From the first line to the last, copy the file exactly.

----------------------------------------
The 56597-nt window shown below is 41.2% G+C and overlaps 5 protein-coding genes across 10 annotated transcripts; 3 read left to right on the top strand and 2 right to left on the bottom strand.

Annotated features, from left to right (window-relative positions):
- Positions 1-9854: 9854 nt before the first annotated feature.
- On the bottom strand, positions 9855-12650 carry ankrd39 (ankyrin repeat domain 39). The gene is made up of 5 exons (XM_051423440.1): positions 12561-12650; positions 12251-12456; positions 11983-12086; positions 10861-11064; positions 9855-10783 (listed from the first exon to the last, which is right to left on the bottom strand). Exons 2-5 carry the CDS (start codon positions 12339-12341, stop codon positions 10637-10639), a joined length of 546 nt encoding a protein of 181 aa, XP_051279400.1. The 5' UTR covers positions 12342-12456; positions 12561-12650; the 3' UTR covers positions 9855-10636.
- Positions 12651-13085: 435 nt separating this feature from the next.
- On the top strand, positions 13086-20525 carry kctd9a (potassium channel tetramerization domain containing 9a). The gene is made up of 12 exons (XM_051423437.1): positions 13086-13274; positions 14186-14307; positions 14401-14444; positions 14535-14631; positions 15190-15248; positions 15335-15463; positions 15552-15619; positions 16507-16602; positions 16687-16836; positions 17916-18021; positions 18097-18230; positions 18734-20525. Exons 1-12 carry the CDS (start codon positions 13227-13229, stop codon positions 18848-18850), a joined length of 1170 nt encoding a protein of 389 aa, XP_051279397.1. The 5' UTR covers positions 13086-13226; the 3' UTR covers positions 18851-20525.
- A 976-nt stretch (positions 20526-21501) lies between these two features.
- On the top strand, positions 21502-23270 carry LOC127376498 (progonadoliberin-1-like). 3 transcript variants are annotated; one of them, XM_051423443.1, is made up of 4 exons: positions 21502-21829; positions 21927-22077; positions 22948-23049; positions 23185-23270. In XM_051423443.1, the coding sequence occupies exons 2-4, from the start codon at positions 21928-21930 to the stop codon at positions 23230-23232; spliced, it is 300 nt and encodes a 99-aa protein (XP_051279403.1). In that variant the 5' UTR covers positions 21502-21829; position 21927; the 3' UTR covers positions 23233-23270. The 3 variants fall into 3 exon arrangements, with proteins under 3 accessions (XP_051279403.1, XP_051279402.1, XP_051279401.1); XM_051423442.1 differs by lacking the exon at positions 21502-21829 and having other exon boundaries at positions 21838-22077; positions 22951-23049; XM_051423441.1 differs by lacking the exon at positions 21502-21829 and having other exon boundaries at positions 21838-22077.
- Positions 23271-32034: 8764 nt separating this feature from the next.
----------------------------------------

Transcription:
The 56597-nt window shown below is 41.2% G+C and overlaps 5 protein-coding genes across 10 annotated transcripts; 3 read left to right on the top strand and 2 right to left on the bottom strand.

Annotated features, from left to right (window-relative positions):
- Positions 1-9854: 9854 nt before the first annotated feature.
- On the bottom strand, positions 9855-12650 carry ankrd39 (ankyrin repeat domain 39). The gene is made up of 5 exons (XM_051423440.1): positions 12561-12650; positions 12251-12456; positions 11983-12086; positions 10861-11064; positions 9855-10783 (listed from the first exon to the last, which is right to left on the bottom strand). Exons 2-5 carry the CDS (start codon positions 12339-12341, stop codon positions 10637-10639), a joined length of 546 nt encoding a protein of 181 aa, XP_051279400.1. The 5' UTR covers positions 12342-12456; positions 12561-12650; the 3' UTR covers positions 9855-10636.
- Positions 12651-13085: 435 nt separating this feature from the next.
- On the top strand, positions 13086-20525 carry kctd9a (potassium channel tetramerization domain containing 9a). The gene is made up of 12 exons (XM_051423437.1): positions 13086-13274; positions 14186-14307; positions 14401-14444; positions 14535-14631; positions 15190-15248; positions 15335-15463; positions 15552-15619; positions 16507-16602; positions 16687-16836; positions 17916-18021; positions 18097-18230; positions 18734-20525. Exons 1-12 carry the CDS (start codon positions 13227-13229, stop codon positions 18848-18850), a joined length of 1170 nt encoding a protein of 389 aa, XP_051279397.1. The 5' UTR covers positions 13086-13226; the 3' UTR covers positions 18851-20525.
- A 976-nt stretch (positions 20526-21501) lies between these two features.
- On the top strand, positions 21502-23270 carry LOC127376498 (progonadoliberin-1-like). 3 transcript variants are annotated; one of them, XM_051423443.1, is made up of 4 exons: positions 21502-21829; positions 21927-22077; positions 22948-23049; positions 23185-23270. In XM_051423443.1, the coding sequence occupies exons 2-4, from the start codon at positions 21928-21930 to the stop codon at positions 23230-23232; spliced, it is 300 nt and encodes a 99-aa protein (XP_051279403.1). In that variant the 5' UTR covers positions 21502-21829; position 21927; the 3' UTR covers positions 23233-23270. The 3 variants fall into 3 exon arrangements, with proteins under 3 accessions (XP_051279403.1, XP_051279402.1, XP_051279401.1); XM_051423442.1 differs by lacking the exon at positions 21502-21829 and having other exon boundaries at positions 21838-22077; positions 22951-23049; XM_051423441.1 differs by lacking the exon at positions 21502-21829 and having other exon boundaries at positions 21838-22077.
- Positions 23271-32034: 8764 nt separating this feature from the next.